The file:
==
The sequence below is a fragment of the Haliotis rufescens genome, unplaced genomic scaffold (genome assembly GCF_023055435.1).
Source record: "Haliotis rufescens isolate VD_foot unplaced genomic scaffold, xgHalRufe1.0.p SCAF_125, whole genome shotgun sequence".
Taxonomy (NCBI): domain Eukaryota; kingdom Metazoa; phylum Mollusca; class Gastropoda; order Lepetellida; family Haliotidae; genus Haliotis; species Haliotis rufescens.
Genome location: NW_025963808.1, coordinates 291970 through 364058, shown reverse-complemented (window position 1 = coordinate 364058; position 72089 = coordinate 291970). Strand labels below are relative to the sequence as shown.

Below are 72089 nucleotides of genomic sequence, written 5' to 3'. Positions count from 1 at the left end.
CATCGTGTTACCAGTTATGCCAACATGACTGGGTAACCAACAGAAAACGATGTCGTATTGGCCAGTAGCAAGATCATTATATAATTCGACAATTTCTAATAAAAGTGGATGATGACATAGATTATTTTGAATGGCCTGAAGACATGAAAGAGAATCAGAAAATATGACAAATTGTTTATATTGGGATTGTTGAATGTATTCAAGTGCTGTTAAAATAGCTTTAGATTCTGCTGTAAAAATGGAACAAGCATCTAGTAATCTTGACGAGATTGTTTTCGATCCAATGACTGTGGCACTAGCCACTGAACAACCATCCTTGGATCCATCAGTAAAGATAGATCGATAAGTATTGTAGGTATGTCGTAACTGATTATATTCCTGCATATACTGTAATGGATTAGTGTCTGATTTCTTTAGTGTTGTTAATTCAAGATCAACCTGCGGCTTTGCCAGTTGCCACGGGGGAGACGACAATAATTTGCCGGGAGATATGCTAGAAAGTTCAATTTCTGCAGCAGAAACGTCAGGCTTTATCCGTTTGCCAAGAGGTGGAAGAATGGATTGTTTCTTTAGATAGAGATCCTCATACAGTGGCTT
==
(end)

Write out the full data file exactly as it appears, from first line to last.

The sequence below is a fragment of the Haliotis rufescens genome, unplaced genomic scaffold (genome assembly GCF_023055435.1).
Source record: "Haliotis rufescens isolate VD_foot unplaced genomic scaffold, xgHalRufe1.0.p SCAF_125, whole genome shotgun sequence".
Taxonomy (NCBI): domain Eukaryota; kingdom Metazoa; phylum Mollusca; class Gastropoda; order Lepetellida; family Haliotidae; genus Haliotis; species Haliotis rufescens.
Genome location: NW_025963808.1, coordinates 291970 through 364058, shown reverse-complemented (window position 1 = coordinate 364058; position 72089 = coordinate 291970). Strand labels below are relative to the sequence as shown.

Below are 72089 nucleotides of genomic sequence, written 5' to 3'. Positions count from 1 at the left end.
CATCGTGTTACCAGTTATGCCAACATGACTGGGTAACCAACAGAAAACGATGTCGTATTGGCCAGTAGCAAGATCATTATATAATTCGACAATTTCTAATAAAAGTGGATGATGACATAGATTATTTTGAATGGCCTGAAGACATGAAAGAGAATCAGAAAATATGACAAATTGTTTATATTGGGATTGTTGAATGTATTCAAGTGCTGTTAAAATAGCTTTAGATTCTGCTGTAAAAATGGAACAAGCATCTAGTAATCTTGACGAGATTGTTTTCGATCCAATGACTGTGGCACTAGCCACTGAACAACCATCCTTGGATCCATCAGTAAAGATAGATCGATAAGTATTGTAGGTATGTCGTAACTGATTATATTCCTGCATATACTGTAATGGATTAGTGTCTGATTTCTTTAGTGTTGTTAATTCAAGATCAACCTGCGGCTTTGCCAGTTGCCACGGGGGAGACGACAATAATTTGCCGGGAGATATGCTAGAAAGTTCAATTTCTGCAGCAGAAACGTCAGGCTTTATCCGTTTGCCAAGAGGTGGAAGAATGGATTGTTTCTTTAGATAGAGATCCTCATACAGTGGCTT